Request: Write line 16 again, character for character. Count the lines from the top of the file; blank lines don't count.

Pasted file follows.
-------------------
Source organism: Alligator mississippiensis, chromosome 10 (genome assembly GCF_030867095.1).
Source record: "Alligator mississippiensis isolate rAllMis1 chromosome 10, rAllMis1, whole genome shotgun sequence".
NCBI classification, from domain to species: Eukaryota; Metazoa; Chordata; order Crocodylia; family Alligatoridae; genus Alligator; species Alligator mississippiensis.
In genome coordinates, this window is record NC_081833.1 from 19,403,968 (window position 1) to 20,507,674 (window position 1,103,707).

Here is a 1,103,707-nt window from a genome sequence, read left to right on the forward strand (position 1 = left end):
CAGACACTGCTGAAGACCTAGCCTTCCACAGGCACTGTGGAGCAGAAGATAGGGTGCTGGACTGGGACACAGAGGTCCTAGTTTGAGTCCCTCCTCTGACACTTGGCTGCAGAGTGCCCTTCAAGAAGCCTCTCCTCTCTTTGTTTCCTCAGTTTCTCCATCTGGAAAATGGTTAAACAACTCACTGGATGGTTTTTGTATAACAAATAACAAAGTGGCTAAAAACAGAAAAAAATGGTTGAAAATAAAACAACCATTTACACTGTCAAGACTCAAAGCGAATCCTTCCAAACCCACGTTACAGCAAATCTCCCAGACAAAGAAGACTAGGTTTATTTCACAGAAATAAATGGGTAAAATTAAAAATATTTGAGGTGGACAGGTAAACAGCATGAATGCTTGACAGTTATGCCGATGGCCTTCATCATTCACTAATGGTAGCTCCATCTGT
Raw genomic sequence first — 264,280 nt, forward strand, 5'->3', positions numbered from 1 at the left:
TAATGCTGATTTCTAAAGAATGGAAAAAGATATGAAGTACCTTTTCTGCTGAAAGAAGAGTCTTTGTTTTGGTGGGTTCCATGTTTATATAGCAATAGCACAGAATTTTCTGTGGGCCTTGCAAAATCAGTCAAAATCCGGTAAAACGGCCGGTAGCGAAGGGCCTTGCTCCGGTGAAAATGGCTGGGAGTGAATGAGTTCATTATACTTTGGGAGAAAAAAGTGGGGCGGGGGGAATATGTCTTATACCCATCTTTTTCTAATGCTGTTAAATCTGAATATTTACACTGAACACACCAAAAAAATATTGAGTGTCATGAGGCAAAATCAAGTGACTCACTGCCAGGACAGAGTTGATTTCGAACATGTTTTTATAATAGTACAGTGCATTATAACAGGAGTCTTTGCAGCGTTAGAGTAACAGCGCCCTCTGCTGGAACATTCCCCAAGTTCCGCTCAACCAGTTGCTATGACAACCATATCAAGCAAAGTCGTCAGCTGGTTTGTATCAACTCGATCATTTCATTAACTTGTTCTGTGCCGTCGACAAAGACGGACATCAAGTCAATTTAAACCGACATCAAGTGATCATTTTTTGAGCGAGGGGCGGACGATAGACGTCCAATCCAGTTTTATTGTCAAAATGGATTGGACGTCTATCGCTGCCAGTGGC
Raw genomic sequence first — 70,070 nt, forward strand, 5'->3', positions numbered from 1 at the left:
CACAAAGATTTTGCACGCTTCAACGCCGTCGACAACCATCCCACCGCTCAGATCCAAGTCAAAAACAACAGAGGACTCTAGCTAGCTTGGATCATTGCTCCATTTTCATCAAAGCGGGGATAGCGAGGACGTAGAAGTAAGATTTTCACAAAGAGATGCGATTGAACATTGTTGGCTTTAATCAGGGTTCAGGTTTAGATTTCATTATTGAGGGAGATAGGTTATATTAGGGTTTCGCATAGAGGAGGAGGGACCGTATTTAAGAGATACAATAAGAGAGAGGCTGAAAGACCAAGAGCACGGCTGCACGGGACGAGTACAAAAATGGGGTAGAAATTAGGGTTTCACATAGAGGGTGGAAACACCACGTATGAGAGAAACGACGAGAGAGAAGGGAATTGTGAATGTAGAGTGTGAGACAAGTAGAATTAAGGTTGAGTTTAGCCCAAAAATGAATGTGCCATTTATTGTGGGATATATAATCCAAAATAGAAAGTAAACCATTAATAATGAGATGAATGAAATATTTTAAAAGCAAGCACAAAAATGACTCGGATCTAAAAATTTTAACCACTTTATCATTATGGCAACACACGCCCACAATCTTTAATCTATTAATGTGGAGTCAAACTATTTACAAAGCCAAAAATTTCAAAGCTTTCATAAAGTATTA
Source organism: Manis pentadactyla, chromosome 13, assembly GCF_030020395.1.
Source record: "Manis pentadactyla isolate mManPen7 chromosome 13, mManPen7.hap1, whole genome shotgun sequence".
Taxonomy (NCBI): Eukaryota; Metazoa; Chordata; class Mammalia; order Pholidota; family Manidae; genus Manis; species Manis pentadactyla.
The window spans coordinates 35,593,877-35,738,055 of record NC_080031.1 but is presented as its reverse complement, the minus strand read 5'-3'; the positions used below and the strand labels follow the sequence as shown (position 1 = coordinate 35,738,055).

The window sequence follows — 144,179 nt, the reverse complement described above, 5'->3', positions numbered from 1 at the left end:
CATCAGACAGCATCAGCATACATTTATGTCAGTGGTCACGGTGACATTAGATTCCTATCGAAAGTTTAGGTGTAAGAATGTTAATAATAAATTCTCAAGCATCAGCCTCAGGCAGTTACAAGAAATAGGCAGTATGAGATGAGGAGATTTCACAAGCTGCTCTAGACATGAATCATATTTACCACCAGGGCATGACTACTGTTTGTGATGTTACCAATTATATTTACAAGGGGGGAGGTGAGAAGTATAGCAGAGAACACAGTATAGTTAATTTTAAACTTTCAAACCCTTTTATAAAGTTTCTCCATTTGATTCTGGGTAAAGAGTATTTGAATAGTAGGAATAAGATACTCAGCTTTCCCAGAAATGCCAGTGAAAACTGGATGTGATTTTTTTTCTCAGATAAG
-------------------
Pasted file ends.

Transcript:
CATCAGACAGCATCAGCATACATTTATGTCAGTGGTCACGGTGACATTAGATTCCTATCGAAAGTTTAGGTGTAAGAATGTTAATAATAAATTCTCAAGCATCAGCCTCAGGCAGTTACAAGAAATAGGCAGTATGAGATGAGGAGATTTCACAAGCTGCTCTAGACATGAATCATATTTACCACCAGGGCATGACTACTGTTTGTGATGTTACCAATTATATTTACAAGGGGGGAGGTGAGAAGTATAGCAGAGAACACAGTATAGTTAATTTTAAACTTTCAAACCCTTTTATAAAGTTTCTCCATTTGATTCTGGGTAAAGAGTATTTGAATAGTAGGAATAAGATACTCAGCTTTCCCAGAAATGCCAGTGAAAACTGGATGTGATTTTTTTTCTCAGATAAG